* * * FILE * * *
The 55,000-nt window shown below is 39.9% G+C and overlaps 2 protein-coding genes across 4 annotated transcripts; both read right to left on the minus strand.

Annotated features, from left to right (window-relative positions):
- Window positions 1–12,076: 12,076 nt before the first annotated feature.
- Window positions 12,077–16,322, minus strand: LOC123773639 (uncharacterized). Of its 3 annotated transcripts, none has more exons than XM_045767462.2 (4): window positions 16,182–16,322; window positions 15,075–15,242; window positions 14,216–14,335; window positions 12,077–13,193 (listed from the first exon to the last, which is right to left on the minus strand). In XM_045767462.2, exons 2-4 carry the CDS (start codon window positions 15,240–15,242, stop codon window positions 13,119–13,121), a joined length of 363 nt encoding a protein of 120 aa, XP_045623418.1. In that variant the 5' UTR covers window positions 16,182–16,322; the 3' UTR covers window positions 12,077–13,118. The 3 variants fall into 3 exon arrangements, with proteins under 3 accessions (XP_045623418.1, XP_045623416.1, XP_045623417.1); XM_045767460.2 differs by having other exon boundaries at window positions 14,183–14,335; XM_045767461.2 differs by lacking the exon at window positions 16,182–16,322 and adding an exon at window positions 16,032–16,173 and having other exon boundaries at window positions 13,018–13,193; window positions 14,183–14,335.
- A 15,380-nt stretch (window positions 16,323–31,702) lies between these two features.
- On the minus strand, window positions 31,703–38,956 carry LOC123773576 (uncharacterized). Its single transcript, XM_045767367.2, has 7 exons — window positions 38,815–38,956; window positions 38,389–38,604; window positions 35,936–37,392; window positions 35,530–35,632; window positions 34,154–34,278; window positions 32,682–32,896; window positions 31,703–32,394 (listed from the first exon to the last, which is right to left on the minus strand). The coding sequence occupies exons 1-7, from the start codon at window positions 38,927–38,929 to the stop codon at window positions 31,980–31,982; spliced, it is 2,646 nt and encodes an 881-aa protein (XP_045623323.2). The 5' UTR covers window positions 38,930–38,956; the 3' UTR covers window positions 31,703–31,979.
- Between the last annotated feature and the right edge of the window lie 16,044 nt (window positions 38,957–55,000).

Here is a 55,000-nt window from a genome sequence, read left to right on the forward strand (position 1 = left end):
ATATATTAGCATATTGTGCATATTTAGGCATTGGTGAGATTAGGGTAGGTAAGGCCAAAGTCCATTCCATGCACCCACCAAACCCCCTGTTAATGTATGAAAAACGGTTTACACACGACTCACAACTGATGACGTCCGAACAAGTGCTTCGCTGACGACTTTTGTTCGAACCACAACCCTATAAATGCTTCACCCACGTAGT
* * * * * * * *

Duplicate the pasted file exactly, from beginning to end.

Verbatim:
The 55,000-nt window shown below is 39.9% G+C and overlaps 2 protein-coding genes across 4 annotated transcripts; both read right to left on the minus strand.

Annotated features, from left to right (window-relative positions):
- Window positions 1–12,076: 12,076 nt before the first annotated feature.
- Window positions 12,077–16,322, minus strand: LOC123773639 (uncharacterized). Of its 3 annotated transcripts, none has more exons than XM_045767462.2 (4): window positions 16,182–16,322; window positions 15,075–15,242; window positions 14,216–14,335; window positions 12,077–13,193 (listed from the first exon to the last, which is right to left on the minus strand). In XM_045767462.2, exons 2-4 carry the CDS (start codon window positions 15,240–15,242, stop codon window positions 13,119–13,121), a joined length of 363 nt encoding a protein of 120 aa, XP_045623418.1. In that variant the 5' UTR covers window positions 16,182–16,322; the 3' UTR covers window positions 12,077–13,118. The 3 variants fall into 3 exon arrangements, with proteins under 3 accessions (XP_045623418.1, XP_045623416.1, XP_045623417.1); XM_045767460.2 differs by having other exon boundaries at window positions 14,183–14,335; XM_045767461.2 differs by lacking the exon at window positions 16,182–16,322 and adding an exon at window positions 16,032–16,173 and having other exon boundaries at window positions 13,018–13,193; window positions 14,183–14,335.
- A 15,380-nt stretch (window positions 16,323–31,702) lies between these two features.
- On the minus strand, window positions 31,703–38,956 carry LOC123773576 (uncharacterized). Its single transcript, XM_045767367.2, has 7 exons — window positions 38,815–38,956; window positions 38,389–38,604; window positions 35,936–37,392; window positions 35,530–35,632; window positions 34,154–34,278; window positions 32,682–32,896; window positions 31,703–32,394 (listed from the first exon to the last, which is right to left on the minus strand). The coding sequence occupies exons 1-7, from the start codon at window positions 38,927–38,929 to the stop codon at window positions 31,980–31,982; spliced, it is 2,646 nt and encodes an 881-aa protein (XP_045623323.2). The 5' UTR covers window positions 38,930–38,956; the 3' UTR covers window positions 31,703–31,979.
- Between the last annotated feature and the right edge of the window lie 16,044 nt (window positions 38,957–55,000).

Here is a 55,000-nt window from a genome sequence, read left to right on the forward strand (position 1 = left end):
ATATATTAGCATATTGTGCATATTTAGGCATTGGTGAGATTAGGGTAGGTAAGGCCAAAGTCCATTCCATGCACCCACCAAACCCCCTGTTAATGTATGAAAAACGGTTTACACACGACTCACAACTGATGACGTCCGAACAAGTGCTTCGCTGACGACTTTTGTTCGAACCACAACCCTATAAATGCTTCACCCACGTAGT